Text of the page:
Stuttering and Searching

Things are going well here regarding the move within the Kingdom. Making progress, but it’s been a little rough, speech-wise.

What happens is that my company gives me a list of compounds with phone numbers and e-mail addresses. Some work, some don’t.

So what I’m left doing is driving to the compounds. This involves pulling up to the gate, and then … opening my mouth. And explaining what I need. It’s simple, really. To talk to the manager. Is he here? I need to ask about housing availability.

Yeah. Lots of words. To someone who doesn’t speak English as a first language. And from the inside of a car that’s several feet away from the gate. And sometimes there’s a random person standing nearby watching this all happen. And sometimes there’s a car behind me, itching to get in. Plenty of fun stresses to add up.

Since I drove around on a Saturday (weekends are Fri-Sat here) some managers were in, most were out. So I got a bunch of phone numbers to call (mobile numbers … more fun). I did talk to a few managers (or their lackeys) in person. Most of them said, no, we’re full right now. Thanks!

But I’m pushing through. Just sucking it up, stuttering, stammering, bumbling, stumbling, getting numbers and looking for things to follow up with. I’ve got a good lead on something now, so hopefully it’ll work out, and this part will be done.

Fortunately I’ve been able to do this solo — the family is out of Kingdom. I can’t imagine how much more stressful it’d be with a car full of kids …

Stuttering in College Part 6

Onto junior year. By this time I was really happy at the newspaper and could see that yes, I might be able to reach my freshman-year goal of becoming editor in chief by senior year. The position was really only open to someone who had experience at the paper, and who the advisors were familiar with. There was one other person I’d have to interview against, but I don’t think he was taking it terribly seriously.

This is when I started to see how organizations — and moving up in one — really worked. It was all about networking and who you knew. You couldn’t just cold-call and hope to get a job.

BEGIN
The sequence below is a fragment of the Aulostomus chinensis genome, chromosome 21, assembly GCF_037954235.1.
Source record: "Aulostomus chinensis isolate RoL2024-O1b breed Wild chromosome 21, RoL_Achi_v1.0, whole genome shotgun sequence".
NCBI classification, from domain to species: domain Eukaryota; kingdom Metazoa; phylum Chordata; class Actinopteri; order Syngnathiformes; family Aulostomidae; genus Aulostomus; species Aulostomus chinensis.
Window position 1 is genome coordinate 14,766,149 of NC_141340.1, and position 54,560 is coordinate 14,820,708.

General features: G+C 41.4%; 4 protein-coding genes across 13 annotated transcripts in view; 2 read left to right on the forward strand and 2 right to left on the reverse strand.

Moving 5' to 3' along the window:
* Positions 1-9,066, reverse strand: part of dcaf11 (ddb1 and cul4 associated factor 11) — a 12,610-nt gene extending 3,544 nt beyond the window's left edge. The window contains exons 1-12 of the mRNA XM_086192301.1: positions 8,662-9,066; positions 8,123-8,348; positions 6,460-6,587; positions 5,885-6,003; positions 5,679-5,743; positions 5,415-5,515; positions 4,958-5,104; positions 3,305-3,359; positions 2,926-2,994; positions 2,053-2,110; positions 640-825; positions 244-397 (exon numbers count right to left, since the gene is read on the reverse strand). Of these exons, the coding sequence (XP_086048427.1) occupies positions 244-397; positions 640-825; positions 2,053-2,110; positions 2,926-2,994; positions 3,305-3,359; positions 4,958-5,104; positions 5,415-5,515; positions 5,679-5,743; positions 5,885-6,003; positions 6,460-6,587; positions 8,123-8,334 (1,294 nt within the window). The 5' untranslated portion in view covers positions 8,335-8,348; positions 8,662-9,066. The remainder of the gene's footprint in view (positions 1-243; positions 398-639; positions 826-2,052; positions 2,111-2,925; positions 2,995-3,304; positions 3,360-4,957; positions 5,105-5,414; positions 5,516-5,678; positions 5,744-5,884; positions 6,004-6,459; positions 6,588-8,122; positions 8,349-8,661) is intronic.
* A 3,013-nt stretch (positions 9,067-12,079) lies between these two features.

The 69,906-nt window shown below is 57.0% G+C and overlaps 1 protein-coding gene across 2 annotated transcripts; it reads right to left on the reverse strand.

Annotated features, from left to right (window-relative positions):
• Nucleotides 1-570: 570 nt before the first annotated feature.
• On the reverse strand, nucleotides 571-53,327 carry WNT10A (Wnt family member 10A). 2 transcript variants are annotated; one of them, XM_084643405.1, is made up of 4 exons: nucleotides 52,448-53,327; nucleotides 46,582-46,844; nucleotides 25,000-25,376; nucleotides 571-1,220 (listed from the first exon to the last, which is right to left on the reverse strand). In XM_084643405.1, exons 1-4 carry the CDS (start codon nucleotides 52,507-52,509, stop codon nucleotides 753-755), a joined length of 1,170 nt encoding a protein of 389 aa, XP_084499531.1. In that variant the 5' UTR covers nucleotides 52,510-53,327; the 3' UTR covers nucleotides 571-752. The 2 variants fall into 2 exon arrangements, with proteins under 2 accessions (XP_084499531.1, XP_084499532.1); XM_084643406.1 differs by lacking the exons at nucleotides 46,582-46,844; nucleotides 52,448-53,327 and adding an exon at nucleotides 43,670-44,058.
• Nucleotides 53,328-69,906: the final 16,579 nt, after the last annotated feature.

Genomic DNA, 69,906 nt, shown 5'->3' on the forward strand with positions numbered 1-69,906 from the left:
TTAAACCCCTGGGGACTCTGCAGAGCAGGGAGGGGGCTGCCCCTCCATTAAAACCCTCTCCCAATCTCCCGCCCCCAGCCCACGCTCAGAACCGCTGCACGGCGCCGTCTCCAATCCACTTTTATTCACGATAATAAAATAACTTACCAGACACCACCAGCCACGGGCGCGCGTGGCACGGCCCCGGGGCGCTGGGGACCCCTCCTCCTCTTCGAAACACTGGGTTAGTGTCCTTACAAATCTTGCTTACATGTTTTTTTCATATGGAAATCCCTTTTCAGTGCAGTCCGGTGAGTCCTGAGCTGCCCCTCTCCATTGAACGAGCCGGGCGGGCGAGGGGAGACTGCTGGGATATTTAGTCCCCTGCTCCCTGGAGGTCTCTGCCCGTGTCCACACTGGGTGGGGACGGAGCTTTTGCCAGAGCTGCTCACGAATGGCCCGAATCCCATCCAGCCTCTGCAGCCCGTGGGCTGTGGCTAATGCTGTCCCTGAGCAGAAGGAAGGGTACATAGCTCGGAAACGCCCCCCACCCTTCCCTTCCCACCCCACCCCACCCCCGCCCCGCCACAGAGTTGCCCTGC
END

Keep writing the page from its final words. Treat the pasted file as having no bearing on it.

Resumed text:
My junior year I also moved off campus (but still within easy walking distance) and got a car. The car was useful for driving the four hours back and forth to my parent’s house. And driving aimlessly around Pittsburgh on the weekends. Gas was cheaper back then.

During high school, I managed to get a bit of a reputation with regards to my somewhat reckless driving. I don’t think I was too bad — I never crashed into anybody or anything — but it continued in college once I got my car. The other bit that added to the story was that I didn’t drink — so I’d end up being the designated driver all the time.

Sometime during my junior year I had the first thoughts regarding my stuttering and what was really going on below the surface. I got a taste of the iceberg — although I didn’t know about it at the time. And even though I got a taste, I didn’t do anything about it.

It goes like this: I realized that my driving — reckless or fast or otherwise — was causing people to talk about it. They’d think me, then they’d think of the driving. My subconscious had, for the past few years, been playing this little game. It found things to divert everybody’s attention. Sure, they seemed innocent or “just the way I was,” but really, they were all just a diversion. If people were talking about my driving, then they weren’t talking about my stutter.

I think for some people who stutter, they’re introverted to begin with. So they’re not doing other things to divert everybody’s attention. I’m not. So if I was going to be out there, out talking to friends, seeing new things and having new experiences, I’d dictate the terms. And what people would remember of me during those times.

A few years after college, I sat down to write more of my thoughts on this. And realized a lot of who I was had been set up by my crafty subconscious.

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